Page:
Lil Peep’s viral success came as a surprise to me. His look was inherently “SoundCloud” as Peep came equipped with face tattoos, bleached hair, piercings, and outlandish apparel, but his arrival on the scene marked a distinct departure from common sonic tropes of the drug-induced, hype-rap that we all know too well. Peep could infuse his influences from alternative, punk and emo music with synths and 808s in an accessible and comfortable way. This crossbreed between mid-2000s instrumentation alternative and hip-hop production elements feels familiar, yet we’ve never really seen anything like it.
Lil Peep’s posthumous album, Come Over When You’re Sober, Pt. 2, features a series of tracks written right before his Fentanyl and Xanax overdose in November of 2017. His producer, Smokeasac, worked tirelessly to package the music as a complete project. Come Over When You’re Sober, Pt. 2 feels much like Peep’s debut album, Come Over When You’re Sober, Pt.1, but it is difficult to appreciate this project as a direct reflection of Lil Peep’s artistry, as there are so many tireless and unspoken components in crafting an album that Peep simply wasn’t present for. From the liner notes to the order of the songs, there are so many minute details that any artist spends time overthinking and reworking to guarantee that the project communicates the artist’s intent as best as possible. Lil Peep was present for none of the intricacies and details that truly make and album, well, an album, so I can’t help but see this record as more of a posthumous compilation of songs, and I’ll assess it as such.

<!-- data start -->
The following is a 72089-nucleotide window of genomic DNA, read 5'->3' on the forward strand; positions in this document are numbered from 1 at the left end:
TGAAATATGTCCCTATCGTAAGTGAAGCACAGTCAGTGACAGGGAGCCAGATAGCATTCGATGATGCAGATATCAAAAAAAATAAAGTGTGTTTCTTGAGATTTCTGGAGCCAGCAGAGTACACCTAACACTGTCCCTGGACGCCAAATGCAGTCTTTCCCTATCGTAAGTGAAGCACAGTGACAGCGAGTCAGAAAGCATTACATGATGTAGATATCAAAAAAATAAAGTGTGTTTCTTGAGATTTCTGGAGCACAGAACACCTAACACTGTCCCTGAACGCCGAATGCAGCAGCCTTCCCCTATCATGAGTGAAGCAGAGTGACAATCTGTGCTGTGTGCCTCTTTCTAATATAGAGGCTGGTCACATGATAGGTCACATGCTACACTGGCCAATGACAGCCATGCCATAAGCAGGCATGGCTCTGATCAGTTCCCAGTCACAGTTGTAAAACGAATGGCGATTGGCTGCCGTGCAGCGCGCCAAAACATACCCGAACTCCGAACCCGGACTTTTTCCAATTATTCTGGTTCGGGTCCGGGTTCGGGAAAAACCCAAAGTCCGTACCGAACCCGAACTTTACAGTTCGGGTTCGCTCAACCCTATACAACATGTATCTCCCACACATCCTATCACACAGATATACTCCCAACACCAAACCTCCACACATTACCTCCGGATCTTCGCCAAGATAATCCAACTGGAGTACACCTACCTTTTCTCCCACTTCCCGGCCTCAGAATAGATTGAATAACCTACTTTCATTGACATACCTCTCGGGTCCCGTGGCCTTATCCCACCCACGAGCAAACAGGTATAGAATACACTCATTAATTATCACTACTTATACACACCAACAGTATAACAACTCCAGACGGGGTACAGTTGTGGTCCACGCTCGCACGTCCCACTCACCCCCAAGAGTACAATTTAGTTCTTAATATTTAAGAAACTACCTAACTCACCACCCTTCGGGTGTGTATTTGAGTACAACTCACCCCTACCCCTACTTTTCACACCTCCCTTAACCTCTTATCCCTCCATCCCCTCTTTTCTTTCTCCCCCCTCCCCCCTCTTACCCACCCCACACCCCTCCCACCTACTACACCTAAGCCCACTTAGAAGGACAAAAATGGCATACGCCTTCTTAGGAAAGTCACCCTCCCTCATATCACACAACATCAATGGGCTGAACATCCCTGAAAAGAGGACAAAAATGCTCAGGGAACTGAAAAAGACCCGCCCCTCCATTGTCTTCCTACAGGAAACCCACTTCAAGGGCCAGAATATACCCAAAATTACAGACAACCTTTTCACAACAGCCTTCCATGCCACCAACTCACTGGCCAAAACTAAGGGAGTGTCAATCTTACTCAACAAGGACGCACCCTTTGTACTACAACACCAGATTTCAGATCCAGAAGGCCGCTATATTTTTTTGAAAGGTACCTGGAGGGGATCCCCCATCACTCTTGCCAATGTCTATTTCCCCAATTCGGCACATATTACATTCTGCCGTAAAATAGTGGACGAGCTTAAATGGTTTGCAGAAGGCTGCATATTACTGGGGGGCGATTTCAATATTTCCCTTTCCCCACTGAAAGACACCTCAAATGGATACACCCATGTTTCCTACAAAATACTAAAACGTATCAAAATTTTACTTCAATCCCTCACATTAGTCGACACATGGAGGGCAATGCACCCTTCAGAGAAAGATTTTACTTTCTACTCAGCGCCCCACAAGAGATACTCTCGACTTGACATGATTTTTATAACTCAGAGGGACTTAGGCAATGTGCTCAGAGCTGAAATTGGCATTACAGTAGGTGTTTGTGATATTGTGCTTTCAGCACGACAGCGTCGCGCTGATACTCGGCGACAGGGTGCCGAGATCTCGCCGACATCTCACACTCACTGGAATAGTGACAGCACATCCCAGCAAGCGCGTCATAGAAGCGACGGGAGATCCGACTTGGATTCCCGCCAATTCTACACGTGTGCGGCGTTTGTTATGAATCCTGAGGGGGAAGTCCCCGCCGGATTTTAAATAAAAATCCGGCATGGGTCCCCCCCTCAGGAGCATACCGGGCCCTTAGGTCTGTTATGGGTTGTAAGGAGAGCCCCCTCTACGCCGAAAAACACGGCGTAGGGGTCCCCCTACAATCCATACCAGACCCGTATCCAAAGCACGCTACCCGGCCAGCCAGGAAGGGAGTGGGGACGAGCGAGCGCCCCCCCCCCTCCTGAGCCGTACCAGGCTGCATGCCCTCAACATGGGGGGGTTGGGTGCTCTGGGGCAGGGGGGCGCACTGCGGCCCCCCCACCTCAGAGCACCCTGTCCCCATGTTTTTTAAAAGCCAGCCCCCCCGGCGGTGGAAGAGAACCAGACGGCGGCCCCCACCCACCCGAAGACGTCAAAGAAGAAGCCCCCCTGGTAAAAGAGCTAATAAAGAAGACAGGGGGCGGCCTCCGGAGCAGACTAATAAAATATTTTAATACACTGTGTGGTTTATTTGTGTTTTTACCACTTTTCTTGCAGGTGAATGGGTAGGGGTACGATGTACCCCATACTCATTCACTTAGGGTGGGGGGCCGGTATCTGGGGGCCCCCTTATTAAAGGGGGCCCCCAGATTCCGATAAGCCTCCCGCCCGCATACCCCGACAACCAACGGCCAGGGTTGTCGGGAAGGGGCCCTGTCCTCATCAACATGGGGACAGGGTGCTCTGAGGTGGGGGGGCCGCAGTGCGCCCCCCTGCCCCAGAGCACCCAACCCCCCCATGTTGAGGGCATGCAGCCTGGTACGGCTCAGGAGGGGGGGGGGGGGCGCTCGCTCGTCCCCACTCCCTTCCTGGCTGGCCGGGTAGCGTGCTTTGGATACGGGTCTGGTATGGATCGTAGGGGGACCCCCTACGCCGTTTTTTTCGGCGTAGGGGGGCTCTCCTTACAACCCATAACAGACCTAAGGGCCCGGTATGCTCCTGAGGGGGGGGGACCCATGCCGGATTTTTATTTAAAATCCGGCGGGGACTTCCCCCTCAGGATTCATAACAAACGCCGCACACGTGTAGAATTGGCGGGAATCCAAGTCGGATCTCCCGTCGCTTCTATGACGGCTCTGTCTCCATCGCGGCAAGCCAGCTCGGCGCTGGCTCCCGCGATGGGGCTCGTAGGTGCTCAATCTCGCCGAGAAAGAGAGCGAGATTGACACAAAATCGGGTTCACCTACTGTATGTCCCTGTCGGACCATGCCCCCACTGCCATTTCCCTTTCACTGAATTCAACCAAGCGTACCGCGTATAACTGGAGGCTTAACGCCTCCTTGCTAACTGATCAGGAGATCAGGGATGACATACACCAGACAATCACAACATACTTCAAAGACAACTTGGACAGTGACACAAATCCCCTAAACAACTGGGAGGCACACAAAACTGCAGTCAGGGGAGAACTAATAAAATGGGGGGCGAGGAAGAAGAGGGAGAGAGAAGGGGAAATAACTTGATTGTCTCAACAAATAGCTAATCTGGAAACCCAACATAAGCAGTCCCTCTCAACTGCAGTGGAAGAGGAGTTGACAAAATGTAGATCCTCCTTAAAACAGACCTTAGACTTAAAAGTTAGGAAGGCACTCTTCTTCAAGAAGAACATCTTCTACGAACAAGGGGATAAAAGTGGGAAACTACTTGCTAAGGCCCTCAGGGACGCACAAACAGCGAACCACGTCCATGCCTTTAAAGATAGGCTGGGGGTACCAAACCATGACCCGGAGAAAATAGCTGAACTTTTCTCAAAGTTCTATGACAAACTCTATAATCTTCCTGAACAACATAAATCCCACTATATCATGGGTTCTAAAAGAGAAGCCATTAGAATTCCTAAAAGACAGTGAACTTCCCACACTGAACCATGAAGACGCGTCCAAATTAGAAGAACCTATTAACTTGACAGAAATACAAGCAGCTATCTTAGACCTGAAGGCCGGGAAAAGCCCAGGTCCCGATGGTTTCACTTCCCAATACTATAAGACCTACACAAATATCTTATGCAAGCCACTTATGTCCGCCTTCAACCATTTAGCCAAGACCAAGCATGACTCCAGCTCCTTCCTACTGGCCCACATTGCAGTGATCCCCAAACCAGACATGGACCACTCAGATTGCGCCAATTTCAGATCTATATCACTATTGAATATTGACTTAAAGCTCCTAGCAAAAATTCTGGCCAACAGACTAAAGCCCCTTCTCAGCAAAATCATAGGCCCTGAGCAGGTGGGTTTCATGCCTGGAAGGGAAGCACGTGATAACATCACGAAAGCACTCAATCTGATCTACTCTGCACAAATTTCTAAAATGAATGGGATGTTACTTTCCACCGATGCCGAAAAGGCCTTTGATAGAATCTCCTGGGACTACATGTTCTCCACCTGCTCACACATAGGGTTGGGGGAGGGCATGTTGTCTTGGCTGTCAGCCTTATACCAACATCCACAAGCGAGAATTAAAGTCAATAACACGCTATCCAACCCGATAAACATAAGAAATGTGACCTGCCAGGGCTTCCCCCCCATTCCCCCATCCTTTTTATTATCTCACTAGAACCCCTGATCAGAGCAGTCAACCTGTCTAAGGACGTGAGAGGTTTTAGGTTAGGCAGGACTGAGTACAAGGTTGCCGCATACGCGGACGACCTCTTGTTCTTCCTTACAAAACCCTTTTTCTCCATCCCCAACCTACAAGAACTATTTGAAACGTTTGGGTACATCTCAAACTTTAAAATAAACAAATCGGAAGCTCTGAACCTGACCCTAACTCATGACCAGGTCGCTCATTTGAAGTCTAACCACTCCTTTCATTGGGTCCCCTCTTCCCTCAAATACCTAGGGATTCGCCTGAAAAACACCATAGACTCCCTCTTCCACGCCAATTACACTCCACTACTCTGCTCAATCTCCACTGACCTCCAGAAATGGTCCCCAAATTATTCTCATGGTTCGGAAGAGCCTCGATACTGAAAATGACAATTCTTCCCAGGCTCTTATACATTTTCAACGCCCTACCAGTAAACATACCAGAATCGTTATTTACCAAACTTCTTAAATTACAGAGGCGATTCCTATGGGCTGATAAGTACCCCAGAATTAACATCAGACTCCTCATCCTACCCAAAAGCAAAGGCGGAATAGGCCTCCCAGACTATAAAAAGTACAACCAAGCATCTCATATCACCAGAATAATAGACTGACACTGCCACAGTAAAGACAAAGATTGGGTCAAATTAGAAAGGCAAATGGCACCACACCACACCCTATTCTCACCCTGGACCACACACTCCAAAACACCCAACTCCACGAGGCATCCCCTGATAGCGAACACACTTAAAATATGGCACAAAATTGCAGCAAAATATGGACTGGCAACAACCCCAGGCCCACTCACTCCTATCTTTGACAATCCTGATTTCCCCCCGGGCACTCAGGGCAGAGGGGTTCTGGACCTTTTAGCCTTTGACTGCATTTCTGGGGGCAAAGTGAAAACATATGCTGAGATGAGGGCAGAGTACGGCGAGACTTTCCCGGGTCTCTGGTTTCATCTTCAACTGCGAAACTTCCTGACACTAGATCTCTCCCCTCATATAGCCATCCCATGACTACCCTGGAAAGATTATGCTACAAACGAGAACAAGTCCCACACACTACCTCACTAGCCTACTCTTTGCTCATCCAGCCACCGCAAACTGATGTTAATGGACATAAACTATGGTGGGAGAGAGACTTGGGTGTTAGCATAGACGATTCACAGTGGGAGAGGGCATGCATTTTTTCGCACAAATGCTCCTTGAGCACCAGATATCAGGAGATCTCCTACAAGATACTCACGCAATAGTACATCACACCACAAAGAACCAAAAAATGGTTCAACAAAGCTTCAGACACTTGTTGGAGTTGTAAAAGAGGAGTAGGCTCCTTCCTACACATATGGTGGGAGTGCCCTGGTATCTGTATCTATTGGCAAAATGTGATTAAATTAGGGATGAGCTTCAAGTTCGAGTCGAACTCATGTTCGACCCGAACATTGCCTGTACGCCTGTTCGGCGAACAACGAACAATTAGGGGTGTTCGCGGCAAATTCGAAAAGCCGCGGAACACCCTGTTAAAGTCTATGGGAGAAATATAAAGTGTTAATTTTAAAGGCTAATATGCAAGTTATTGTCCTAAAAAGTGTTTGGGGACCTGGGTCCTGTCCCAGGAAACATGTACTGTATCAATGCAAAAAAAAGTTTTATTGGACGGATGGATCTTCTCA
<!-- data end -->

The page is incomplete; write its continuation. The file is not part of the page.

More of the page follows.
Thematically, Come Over When You’re Sober Pt. 2 doesn’t reveal any stark diversions from Peep’s previous releases. His heartbreak, depression and rampant drug use are present in nearly every song. On the second track, “Runaway,” Peep’s vocals blare over deep sub-bass and overdriven guitars. He sings “I run away from my problems / I do the drugs when I wanna / I ran away from my mama / don’t bother me with no drama.” Sure, the lyrics aren’t complex, but there is something compelling about Peep’s reverb-drenched voice and existentially somber timbre. He owns the simplicity and sadness in a way that isn’t pretentious or cringe-worthy.
Despite the fatalism in Peep’s lyrics and dissonant, guitar-driven production, there is an immutable pop-sensibility to Peep’s work. Especially on the bonus-track, “Sunlight On Your Skin” there is a doo-wop-esque melancholia embellished by Peep’s signature sad-boy voice that pleads “Girl lets watch the rain as its falling down, sunlight on your skin when I’m not around, shit don’t feel the same when you’re not in town.” These lyrical admissions communicate the necessity of immediacies (and vices) throughout Peep’s short-lived existence. He died when he was only 21, but his tireless work-ethic and desire to express his millennial sadness that resonated with millions leaves a catalogue of music that far surpasses his years on this earth. Peep was unafraid to venture into his own darkness. Come Over When You’re Sober, Part 2 shows how special of an artist he was. We should be thankful not only to Smokeasac for compiling the album, but to the Peep estate for continuing to help Peep’s music be appreciated.
Noah Thomas is a junior in the college of Arts and Sciences. He can be reached at firstname.lastname@example.org